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Antigone on the Contemporary World Stage$
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Erin B. Mee and Helene P. Foley

Print publication date: 2011

Print ISBN-13: 9780199586196

Published to Oxford Scholarship Online: January 2012

DOI: 10.1093/acprof:oso/9780199586196.001.0001

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How the Fish Swims in Dirty Water: Antigone in Indonesia

How the Fish Swims in Dirty Water: Antigone in Indonesia

Chapter:
(p.156) 8 How the Fish Swims in Dirty Water: Antigone in Indonesia
Source:
Antigone on the Contemporary World Stage
Author(s):

Cobina Gillitt

Publisher:
Oxford University Press
DOI:10.1093/acprof:oso/9780199586196.003.0008

This chapter analyses a production of Antigone staged in 1974 as a response to government censorship in Indonesia. Rendra, one of Indonesia's best-known cultural figures, was banned from the theatre for staging a play that featured a repressive dictator who prioritizes economic development above all else. At the time, open criticism of President Soeharto's ‘New Order’ government (1966–98) was ‘against the law’. Rendra's version stressed the eternal justice of natural law as opposed to the injustice of state laws implemented by transitory rulers. The Chinese martial art silat contributed movement vocabulary to the production, which caused critics to interpret it as a version of ketoprak, ‘a rural Javanese popular operetta...that uses humour to voice the problems of the common man in order to avoid political censorship’. In addition, Rendra responded to the fashion for elite Western theatre by valorizing Indonesian traditional performance.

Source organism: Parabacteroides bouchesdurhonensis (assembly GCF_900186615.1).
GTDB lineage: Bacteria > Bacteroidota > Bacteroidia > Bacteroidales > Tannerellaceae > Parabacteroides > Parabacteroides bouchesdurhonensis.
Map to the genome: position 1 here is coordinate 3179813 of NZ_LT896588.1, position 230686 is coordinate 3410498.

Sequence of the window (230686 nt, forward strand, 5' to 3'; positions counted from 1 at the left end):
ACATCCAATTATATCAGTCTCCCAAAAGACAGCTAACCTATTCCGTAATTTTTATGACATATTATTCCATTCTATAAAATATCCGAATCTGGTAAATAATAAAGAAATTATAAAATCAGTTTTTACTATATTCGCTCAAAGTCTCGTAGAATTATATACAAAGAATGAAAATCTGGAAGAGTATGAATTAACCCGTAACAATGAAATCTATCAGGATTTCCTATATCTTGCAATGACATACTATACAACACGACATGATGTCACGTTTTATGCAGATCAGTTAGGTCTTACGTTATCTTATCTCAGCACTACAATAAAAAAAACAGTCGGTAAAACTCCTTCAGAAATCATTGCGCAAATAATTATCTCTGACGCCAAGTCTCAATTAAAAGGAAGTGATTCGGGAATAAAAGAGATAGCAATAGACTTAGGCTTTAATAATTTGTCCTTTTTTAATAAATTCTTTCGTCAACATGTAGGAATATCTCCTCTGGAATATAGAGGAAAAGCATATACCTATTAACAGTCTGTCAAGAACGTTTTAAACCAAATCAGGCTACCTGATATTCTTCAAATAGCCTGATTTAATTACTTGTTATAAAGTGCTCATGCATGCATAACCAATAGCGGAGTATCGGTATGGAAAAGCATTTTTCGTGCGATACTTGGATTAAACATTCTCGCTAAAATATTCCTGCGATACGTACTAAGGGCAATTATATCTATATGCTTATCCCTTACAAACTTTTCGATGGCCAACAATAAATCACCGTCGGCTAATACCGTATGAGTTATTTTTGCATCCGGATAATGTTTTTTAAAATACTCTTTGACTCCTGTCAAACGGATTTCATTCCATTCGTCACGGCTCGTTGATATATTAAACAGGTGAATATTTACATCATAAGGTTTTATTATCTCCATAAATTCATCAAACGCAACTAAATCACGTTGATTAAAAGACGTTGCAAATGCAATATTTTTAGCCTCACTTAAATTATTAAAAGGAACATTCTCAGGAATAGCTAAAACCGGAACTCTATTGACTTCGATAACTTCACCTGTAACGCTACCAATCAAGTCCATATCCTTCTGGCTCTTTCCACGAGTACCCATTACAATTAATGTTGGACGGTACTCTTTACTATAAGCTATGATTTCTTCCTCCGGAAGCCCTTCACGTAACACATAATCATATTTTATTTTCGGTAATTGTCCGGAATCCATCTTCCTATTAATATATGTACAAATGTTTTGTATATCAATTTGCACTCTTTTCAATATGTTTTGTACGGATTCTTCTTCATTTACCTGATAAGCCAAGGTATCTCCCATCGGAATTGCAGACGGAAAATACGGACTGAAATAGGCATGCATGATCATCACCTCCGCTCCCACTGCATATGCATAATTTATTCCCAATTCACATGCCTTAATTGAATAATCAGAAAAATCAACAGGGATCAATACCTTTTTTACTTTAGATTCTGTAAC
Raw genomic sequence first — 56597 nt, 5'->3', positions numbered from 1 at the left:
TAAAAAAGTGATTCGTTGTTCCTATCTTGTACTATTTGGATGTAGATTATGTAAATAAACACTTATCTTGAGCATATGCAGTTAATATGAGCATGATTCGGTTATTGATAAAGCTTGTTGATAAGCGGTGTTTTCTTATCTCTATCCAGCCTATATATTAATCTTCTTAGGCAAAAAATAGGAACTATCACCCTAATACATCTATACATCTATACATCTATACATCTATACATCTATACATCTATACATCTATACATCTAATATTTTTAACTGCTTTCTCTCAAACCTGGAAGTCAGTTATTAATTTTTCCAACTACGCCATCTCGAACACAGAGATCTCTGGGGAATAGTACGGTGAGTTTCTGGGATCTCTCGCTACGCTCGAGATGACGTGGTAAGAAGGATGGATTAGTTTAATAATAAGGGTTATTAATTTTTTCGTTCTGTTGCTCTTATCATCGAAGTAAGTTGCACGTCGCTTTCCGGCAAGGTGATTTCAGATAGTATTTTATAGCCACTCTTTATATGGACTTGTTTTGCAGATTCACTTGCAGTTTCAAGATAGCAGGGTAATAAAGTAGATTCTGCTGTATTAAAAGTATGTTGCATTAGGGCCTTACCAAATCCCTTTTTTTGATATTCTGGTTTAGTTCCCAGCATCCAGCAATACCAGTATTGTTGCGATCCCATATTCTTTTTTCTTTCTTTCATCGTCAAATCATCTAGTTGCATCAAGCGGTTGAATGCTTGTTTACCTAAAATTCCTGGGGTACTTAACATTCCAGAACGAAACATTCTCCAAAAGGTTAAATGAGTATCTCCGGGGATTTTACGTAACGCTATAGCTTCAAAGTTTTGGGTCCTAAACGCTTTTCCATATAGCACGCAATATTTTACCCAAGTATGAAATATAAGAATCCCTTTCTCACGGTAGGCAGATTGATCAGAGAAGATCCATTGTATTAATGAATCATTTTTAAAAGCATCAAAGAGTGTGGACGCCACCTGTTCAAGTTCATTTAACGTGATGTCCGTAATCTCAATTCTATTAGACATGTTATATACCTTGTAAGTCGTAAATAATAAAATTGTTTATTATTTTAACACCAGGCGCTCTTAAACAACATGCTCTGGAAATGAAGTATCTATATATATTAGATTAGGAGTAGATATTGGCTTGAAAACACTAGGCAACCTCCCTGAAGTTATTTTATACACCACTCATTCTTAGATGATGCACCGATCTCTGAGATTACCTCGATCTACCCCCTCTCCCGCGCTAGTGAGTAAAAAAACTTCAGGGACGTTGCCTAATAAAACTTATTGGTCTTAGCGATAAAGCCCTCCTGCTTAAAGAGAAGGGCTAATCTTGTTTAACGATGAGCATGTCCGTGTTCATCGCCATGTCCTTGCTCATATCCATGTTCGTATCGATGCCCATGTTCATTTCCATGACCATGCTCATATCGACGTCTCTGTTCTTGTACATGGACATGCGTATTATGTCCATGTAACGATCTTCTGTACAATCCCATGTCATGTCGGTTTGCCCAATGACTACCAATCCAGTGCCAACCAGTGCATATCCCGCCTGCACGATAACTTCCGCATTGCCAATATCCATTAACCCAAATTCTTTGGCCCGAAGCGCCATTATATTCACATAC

Keywords:   Antigone, Greek tragedy, Sophocles, Rendra, Indonesian theatre, silat, theatre, classics, reception, remaking

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